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Telescope Dew Heater

This project brings together a few Duinotech Modules and some other parts to create a versatile tool. Inspired by the Dew Heaters used on telescopes, it senses ambient temperature and humidity to control a small heater. Not just for telescopes, but anything that needs to avoid condensation.

Features include:
-Programmable temperature setpoint
-Temperature target can be set above ambient or dewpoint
-Settings can be saved to EEPROM
-Adjustable failsafe heater output to use if sensors are faulty
-Comprehensive LCD info screen

By making use of as much data as possible, the unit uses no more power than necessary, and can even be run straight from a USB battery pack. It can run a set number of degrees above either dewpoint or ambient temperature. The backlight intensity is also adjustable in code and we've even designed a 3d-printed enclosure that will practically turn it into a professional looking unit.


XC4520 Temperature and Humidity Module
XC4454 LCD and Button Shield
XC4410 Duinotech Uno Board
RN3440 10K Thermistor
RR0596 10K Resistors
RR0572 1K Resistors
ZT2468 MOSFET (or even a XC4488 MOSFET module)
XC4482 Proto Shield
WC6028 Plug-socket leads
RR3264 5W 39Ohm Resistor

Download resources for this project: Telescope Dew Heater.zip

The 5W resistor is the heater element. For more power, even a RR3254 15Ohm resistor will happily run off most USB ports (up to 500mA), giving about 1.6 Watts. Another option is to run multiple resistors in parallel to distribute the heat better. For more power, a proper telescope heat band should be used. These usually use an RCA plug, so an RCA socket like PS0250 could be fitted. The circuit uses the VIN pin on the Proto Shield, which cannot handle more than about 1A of current.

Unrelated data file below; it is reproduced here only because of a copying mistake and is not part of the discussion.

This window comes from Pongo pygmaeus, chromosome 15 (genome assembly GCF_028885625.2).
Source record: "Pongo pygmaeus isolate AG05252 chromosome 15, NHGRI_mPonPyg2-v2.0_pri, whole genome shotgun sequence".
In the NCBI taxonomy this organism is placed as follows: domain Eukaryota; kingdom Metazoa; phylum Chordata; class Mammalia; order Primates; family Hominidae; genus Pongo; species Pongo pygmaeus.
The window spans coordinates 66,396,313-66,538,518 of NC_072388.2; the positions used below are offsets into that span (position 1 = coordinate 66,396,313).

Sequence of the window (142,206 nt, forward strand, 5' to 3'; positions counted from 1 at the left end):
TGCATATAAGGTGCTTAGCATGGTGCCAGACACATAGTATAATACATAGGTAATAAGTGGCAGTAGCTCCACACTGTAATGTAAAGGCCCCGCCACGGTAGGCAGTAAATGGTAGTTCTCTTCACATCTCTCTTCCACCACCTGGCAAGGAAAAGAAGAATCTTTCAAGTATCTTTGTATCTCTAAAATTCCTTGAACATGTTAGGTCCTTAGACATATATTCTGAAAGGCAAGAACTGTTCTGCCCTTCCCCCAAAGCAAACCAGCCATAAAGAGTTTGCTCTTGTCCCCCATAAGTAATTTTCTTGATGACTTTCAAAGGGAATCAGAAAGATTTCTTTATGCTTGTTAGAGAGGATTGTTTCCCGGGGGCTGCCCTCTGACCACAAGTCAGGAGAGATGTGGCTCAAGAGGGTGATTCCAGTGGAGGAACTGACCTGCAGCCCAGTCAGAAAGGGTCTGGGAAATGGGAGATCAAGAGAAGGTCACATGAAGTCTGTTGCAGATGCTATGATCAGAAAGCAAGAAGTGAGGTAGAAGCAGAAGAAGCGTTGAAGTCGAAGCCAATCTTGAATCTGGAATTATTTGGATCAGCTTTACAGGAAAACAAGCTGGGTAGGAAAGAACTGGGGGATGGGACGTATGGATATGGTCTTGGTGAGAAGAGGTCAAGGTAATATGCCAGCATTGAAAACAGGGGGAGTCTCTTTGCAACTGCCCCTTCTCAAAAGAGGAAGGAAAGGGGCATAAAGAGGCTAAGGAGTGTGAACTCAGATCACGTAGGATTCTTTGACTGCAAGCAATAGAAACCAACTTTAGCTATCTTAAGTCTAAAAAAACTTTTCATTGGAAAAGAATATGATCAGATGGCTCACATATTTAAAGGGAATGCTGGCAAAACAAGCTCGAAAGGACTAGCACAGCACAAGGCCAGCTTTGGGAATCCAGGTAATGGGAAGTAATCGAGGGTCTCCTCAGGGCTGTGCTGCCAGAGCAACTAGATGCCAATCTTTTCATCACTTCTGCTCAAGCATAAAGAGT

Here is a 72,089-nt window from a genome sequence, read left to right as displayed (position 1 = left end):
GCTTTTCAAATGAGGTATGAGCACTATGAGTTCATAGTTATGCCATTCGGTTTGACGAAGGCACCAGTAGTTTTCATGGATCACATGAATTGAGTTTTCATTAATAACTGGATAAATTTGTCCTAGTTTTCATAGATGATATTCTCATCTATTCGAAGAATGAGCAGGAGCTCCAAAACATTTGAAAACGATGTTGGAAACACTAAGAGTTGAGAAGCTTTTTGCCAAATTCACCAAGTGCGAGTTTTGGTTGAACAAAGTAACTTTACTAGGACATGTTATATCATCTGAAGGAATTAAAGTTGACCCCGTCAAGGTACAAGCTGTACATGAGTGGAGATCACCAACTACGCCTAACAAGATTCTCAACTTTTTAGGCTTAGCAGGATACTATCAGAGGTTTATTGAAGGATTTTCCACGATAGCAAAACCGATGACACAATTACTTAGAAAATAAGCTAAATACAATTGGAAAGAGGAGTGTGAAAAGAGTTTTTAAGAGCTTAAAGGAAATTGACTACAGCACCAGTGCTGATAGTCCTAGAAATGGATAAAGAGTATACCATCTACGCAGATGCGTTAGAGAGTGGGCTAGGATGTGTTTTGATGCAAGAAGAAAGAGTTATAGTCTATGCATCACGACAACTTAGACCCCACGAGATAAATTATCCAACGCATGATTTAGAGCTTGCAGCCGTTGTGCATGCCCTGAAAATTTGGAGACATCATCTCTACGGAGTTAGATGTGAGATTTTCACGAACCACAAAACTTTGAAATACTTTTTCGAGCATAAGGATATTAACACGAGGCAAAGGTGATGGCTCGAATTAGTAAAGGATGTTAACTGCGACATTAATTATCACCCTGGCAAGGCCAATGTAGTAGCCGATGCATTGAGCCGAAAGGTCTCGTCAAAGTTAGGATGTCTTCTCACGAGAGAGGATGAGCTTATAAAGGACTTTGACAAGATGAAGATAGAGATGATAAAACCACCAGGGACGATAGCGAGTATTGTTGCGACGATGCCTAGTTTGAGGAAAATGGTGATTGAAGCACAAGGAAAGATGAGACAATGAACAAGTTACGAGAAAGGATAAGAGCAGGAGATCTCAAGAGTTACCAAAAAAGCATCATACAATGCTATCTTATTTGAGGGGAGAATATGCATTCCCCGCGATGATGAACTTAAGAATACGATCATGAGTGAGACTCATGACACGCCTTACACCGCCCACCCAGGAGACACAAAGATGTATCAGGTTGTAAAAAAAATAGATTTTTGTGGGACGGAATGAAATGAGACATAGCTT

Most of the assembly involves adding components to the Proto Shield to give it all the extra functionality it needs. There are effectively three subcircuits on the Proto Shield, one for the thermistor, and another for the humidity sensor and the third to drive a MOSFET for the heater.

The photos below give a guide as to one way to assemble it, but there is a small area (surrounded by a white rectangle) on the Proto Shield which has numerous 5V and GND connections and some short strips, making this an ideal spot to put all this together, especially to make the 5V and GND connections.

C:\Users\tb01\Desktop\ready to move\Telescope Dew Heater\20160217_163152.jpg
The thermistor subcircuit looks like this:

The yellow wire above goes to A1 and one of each of the resistor and thermistor, while the green wire goes to 5V, giving a simple voltage divider.

The top black wire connects the S pin of the module to D3.

The MOSFET circuit is the most complex:

In the main photo above, the MOSFET's leads are G(gate), D(drain) and S(source), looking from top to bottom. The blue and purple wires run off the board to the 39R resistor, while the two white wires feed the 39R resistor from VIN and the MOSFET drain. The 10k resistor on the left ensures that the MOSFET is off unless the Uno is telling it to be on, while the 1k resistor provides a bit of isolation in case the MOSFET fails.